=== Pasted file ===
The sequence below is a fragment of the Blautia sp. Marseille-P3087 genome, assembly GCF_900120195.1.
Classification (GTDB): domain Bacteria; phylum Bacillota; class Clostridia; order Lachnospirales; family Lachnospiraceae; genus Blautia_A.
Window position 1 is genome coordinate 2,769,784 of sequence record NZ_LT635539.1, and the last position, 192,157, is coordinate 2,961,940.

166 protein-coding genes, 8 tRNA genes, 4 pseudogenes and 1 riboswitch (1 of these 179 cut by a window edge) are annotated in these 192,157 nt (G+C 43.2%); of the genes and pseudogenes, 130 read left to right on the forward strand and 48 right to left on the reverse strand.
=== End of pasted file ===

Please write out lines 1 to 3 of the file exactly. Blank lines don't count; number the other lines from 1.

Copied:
The sequence below is a fragment of the Blautia sp. Marseille-P3087 genome, assembly GCF_900120195.1.
Classification (GTDB): domain Bacteria; phylum Bacillota; class Clostridia; order Lachnospirales; family Lachnospiraceae; genus Blautia_A.
Window position 1 is genome coordinate 2,769,784 of sequence record NZ_LT635539.1, and the last position, 192,157, is coordinate 2,961,940.